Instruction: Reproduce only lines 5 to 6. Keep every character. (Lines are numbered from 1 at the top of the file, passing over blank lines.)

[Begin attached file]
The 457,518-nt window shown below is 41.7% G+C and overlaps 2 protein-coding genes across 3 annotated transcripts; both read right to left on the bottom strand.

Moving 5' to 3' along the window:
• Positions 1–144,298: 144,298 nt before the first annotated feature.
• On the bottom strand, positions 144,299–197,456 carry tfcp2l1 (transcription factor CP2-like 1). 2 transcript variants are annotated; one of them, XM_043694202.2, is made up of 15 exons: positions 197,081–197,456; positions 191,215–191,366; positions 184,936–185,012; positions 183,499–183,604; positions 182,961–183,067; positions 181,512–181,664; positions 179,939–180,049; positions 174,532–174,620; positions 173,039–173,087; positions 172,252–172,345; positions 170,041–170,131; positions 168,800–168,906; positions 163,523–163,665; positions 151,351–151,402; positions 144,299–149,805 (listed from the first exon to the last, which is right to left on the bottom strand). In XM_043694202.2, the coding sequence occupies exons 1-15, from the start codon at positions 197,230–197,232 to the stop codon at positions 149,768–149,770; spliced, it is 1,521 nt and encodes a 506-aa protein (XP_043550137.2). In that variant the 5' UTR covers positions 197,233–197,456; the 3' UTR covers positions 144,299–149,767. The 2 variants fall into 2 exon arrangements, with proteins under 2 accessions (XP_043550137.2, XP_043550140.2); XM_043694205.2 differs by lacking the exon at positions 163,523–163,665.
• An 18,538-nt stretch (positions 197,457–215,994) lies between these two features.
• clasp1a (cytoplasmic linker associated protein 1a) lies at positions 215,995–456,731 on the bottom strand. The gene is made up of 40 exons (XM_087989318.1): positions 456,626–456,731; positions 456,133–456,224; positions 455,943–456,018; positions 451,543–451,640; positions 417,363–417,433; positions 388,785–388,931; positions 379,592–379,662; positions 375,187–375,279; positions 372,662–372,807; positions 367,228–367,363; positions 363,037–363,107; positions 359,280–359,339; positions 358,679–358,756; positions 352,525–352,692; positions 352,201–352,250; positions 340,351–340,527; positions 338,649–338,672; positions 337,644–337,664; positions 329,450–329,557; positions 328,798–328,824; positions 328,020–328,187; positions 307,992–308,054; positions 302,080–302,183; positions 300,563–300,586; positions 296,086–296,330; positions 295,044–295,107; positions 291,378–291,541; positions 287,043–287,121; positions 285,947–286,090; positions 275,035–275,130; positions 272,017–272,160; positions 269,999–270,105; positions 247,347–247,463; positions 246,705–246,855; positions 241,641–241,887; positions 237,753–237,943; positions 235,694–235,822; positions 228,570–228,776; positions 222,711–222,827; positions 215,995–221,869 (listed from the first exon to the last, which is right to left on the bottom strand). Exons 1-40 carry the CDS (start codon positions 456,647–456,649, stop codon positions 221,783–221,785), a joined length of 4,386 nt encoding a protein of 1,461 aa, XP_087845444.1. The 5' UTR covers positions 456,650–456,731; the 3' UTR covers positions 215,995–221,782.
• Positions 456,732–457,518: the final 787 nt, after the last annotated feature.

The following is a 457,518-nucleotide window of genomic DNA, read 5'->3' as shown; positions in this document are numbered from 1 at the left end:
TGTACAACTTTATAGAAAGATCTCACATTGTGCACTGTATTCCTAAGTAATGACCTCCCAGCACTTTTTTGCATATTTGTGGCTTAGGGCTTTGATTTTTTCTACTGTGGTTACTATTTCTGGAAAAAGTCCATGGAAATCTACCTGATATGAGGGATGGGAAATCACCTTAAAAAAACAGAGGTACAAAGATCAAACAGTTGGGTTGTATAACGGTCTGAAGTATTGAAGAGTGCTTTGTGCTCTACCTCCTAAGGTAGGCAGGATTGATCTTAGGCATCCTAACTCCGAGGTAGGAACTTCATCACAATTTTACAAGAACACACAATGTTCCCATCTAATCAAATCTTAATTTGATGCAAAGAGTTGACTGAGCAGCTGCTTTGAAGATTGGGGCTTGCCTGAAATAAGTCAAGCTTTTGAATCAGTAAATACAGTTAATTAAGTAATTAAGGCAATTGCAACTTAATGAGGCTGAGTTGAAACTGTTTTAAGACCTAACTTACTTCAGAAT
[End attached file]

• An 18,538-nt stretch (positions 197,457–215,994) lies between these two features.
• clasp1a (cytoplasmic linker associated protein 1a) lies at positions 215,995–456,731 on the bottom strand. The gene is made up of 40 exons (XM_087989318.1): positions 456,626–456,731; positions 456,133–456,224; positions 455,943–456,018; positions 451,543–451,640; positions 417,363–417,433; positions 388,785–388,931; positions 379,592–379,662; positions 375,187–375,279; positions 372,662–372,807; positions 367,228–367,363; positions 363,037–363,107; positions 359,280–359,339; positions 358,679–358,756; positions 352,525–352,692; positions 352,201–352,250; positions 340,351–340,527; positions 338,649–338,672; positions 337,644–337,664; positions 329,450–329,557; positions 328,798–328,824; positions 328,020–328,187; positions 307,992–308,054; positions 302,080–302,183; positions 300,563–300,586; positions 296,086–296,330; positions 295,044–295,107; positions 291,378–291,541; positions 287,043–287,121; positions 285,947–286,090; positions 275,035–275,130; positions 272,017–272,160; positions 269,999–270,105; positions 247,347–247,463; positions 246,705–246,855; positions 241,641–241,887; positions 237,753–237,943; positions 235,694–235,822; positions 228,570–228,776; positions 222,711–222,827; positions 215,995–221,869 (listed from the first exon to the last, which is right to left on the bottom strand). Exons 1-40 carry the CDS (start codon positions 456,647–456,649, stop codon positions 221,783–221,785), a joined length of 4,386 nt encoding a protein of 1,461 aa, XP_087845444.1. The 5' UTR covers positions 456,650–456,731; the 3' UTR covers positions 215,995–221,782.